Jayne Crosby Giles, R-Belfast: I was born in Belfast and lived in Waldo County most of my life. Professionally, I worked for 30-years as a small business lender in midcoast Maine. From 2006 to 2010 while working as a banker, I served in the Maine Legislature as the State Representative for Belfast, Belmont and Northport. More recently, I have been employed by nonprofits. From 2010-2016, I was the CEO of MaineStream Finance, a nonprofit community development bank providing loans and financial services in rural Maine. I then served as the Interim Executive Director for Broadreach Family & Community Services. Today, I have my own business, Giles Consulting, offering financial and development services to nonprofit organizations.
I am running for the Waldo County Senate seat because I want to make a difference in the lives and future of our children, families and seniors. I have a lifetime of business, banking and legislative experience that I want to use to help the people of Waldo County. I am a proven advocate for Maine’s small businesses and, in 2016, was named the Financial Services Champion for Maine and New England by the US Small Business Administration (SBA). Through my volunteer work, I am a voice for our children and seniors. They are our most vulnerable and I want to do all I can to make sure families enjoy the best opportunities possible in Waldo County.
Outside of work, I am always eager to volunteer in our community including my work with the Waldo County YMCA Board, Coastal Healthcare Alliance Advisory Council and Belfast Rotary Club. I serve on two state-wide, nonprofit boards: Northeast Delta Dental of Maine and Maine Association of Non-Profits (MANP). I am a past board member for Waldo County General Hospital and the Abnaki Girl Scout Council, plus, have served on several City of Belfast Committees: Business Development, Retail Review, and CDBG funding review.My husband is Mike Giles, the owner of a small business, Atlantic Insurance & Benefits. We are proud of our three grown children and two grandchildren. I describe myself as a lifelong learner having graduated from Belfast Area High School and Wellesley College with a degree in economics. I completed graduate work at the University of Delaware/Stonier Graduate School of Banking, graduating with honors. My thesis titled “Bank Services for the Smallest Companies” won a national writing contest. I am a member of Senior College in Belfast.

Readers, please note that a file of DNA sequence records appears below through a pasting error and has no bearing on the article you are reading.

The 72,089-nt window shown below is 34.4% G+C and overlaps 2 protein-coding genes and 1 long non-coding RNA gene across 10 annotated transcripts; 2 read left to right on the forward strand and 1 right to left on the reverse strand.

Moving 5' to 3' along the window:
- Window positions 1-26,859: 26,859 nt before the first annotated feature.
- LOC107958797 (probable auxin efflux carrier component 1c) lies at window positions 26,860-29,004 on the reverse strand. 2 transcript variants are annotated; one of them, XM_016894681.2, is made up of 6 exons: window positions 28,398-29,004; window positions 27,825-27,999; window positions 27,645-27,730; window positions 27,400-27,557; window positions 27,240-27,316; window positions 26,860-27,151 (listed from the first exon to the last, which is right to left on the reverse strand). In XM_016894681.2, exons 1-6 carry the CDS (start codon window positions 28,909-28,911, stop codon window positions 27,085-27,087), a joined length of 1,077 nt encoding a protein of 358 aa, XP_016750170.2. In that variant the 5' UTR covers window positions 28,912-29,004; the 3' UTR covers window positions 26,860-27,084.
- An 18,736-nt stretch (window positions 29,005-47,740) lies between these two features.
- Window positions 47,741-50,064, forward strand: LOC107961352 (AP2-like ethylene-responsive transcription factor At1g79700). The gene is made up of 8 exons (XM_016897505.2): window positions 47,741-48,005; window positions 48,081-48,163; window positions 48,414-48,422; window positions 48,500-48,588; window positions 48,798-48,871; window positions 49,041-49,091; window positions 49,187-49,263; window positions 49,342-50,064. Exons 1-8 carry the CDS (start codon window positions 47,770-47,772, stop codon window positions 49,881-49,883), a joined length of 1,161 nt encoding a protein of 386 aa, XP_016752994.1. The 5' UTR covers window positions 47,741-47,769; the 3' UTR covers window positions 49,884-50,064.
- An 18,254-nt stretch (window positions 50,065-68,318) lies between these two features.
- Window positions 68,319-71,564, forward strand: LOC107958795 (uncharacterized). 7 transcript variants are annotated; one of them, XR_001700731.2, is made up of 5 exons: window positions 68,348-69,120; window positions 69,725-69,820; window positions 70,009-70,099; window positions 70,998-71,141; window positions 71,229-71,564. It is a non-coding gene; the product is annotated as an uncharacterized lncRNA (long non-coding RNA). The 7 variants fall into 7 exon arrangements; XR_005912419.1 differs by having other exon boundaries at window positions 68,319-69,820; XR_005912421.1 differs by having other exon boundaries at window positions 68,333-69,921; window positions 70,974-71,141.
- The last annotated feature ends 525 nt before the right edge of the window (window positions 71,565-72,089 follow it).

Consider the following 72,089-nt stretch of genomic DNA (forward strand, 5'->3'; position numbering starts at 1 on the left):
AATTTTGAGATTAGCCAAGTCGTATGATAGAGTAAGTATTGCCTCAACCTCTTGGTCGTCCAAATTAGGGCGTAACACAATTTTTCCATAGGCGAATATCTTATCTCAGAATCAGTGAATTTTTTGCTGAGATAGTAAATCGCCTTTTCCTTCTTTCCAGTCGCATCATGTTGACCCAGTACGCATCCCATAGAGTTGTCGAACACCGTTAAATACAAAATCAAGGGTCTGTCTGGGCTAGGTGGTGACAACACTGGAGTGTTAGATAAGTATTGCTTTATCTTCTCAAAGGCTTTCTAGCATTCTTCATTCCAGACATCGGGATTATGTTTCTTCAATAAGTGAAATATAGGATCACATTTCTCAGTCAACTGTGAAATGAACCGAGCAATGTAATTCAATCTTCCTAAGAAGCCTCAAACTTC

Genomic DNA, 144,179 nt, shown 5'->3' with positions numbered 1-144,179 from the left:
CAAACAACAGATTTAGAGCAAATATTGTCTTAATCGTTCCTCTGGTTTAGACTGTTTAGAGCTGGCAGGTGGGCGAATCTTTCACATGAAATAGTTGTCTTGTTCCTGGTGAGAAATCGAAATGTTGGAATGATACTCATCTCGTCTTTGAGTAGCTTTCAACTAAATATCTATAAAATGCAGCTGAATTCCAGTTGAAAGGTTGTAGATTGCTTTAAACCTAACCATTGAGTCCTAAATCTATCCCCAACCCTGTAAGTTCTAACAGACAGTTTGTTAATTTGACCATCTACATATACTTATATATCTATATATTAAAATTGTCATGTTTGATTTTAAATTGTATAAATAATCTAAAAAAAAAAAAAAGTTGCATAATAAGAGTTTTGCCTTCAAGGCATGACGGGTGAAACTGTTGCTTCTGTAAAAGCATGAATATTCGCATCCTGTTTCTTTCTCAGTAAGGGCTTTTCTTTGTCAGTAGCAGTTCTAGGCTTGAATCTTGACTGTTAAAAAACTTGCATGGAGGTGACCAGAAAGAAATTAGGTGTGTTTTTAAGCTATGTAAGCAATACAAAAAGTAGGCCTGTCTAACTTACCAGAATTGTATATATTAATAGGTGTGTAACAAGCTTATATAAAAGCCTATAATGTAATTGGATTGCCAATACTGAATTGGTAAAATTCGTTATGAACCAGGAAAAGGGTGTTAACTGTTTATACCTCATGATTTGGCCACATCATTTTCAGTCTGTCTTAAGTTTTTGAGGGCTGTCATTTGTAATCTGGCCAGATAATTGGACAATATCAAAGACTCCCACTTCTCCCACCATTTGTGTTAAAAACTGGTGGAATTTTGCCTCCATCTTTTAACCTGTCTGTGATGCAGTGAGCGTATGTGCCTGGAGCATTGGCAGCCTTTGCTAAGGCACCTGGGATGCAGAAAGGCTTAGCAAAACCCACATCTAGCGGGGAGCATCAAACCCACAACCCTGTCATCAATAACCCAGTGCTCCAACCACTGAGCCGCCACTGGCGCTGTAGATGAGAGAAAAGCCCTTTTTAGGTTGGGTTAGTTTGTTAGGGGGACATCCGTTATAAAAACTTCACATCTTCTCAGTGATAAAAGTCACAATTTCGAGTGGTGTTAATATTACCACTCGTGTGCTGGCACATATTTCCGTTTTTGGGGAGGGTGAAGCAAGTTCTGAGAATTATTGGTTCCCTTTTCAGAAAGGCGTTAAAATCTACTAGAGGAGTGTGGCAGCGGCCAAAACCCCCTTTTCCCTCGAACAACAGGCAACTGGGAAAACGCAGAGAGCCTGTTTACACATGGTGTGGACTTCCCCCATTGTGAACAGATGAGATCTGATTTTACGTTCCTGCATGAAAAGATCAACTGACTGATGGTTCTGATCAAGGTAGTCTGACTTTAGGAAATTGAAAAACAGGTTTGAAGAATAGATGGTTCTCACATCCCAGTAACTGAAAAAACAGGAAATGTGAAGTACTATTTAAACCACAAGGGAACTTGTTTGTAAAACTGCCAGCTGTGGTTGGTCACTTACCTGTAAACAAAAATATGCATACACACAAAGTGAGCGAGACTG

What are the three most pressing issues facing Maine today, and how would you like to see them resolved?
Healthcare & Healthy Living: Maine voters passed a referendum to expand Medicaid coverage to 70,000 Maine residents. The next legislature working with the new Governor needs to find adequate dollars within the state budget to fund. As part of Maine’s healthcare plan, we should focus on living healthier and more active lives. A Maine Wellness plan is needed to encourage healthy living, eating and exercise – which will improve the health of our citizens while reducing the costs of healthcare.
Small Business Growth & A Skilled Workforce: Small businesses are the backbone of rural Maine’s economy. Critical to this is a need for skilled workers, a business-friendly environment, adequate broadband communications, and financial resources, such as loans and capital, for businesses to grow and thrive. Smart legislative policy needs to encourage entrepreneurial success in Maine.
Taking Care of Maine Seniors & Veterans: Maine has an aging population. I recently asked a retired hospital CEO what is the most important issue facing healthcare. His response was: “the tsunami of seniors heading our way.” The concerns that legislators face for our seniors are many: fixed incomes, isolation, transportation, access to healthcare and affordable housing.
How will you protect the local (municipal) taxpayer as you help shape a state budget?
Maine residents are burdened by increasingly high property taxes. For the elderly living on fixed incomes, the legislature needs to provide greater property tax relief through efforts, such as, the Homestead Tax Exemption. Seniors over age 70 living on a fixed income should be given a larger Homestead Exemption to reduce property tax bills by hundreds of dollars each year or, the amount of their taxes should be frozen (no further increases) while they own the home. The legislature needs to find more ways to provide property tax relief to those needing it the most.
Scientists have reported that the Gulf of Maine is warming (Gulf of Maine experiences marine heat wave, scientists say: penbaypilot.com/article/gulf-maine-experiences-marine-heat-wave-scientists-say/106929) and Senators Collins, King push for research into warming of Gulf of Maine,penbaypilot.com/article/senators-collins-king-push-research-warming-gulf-maine/101228.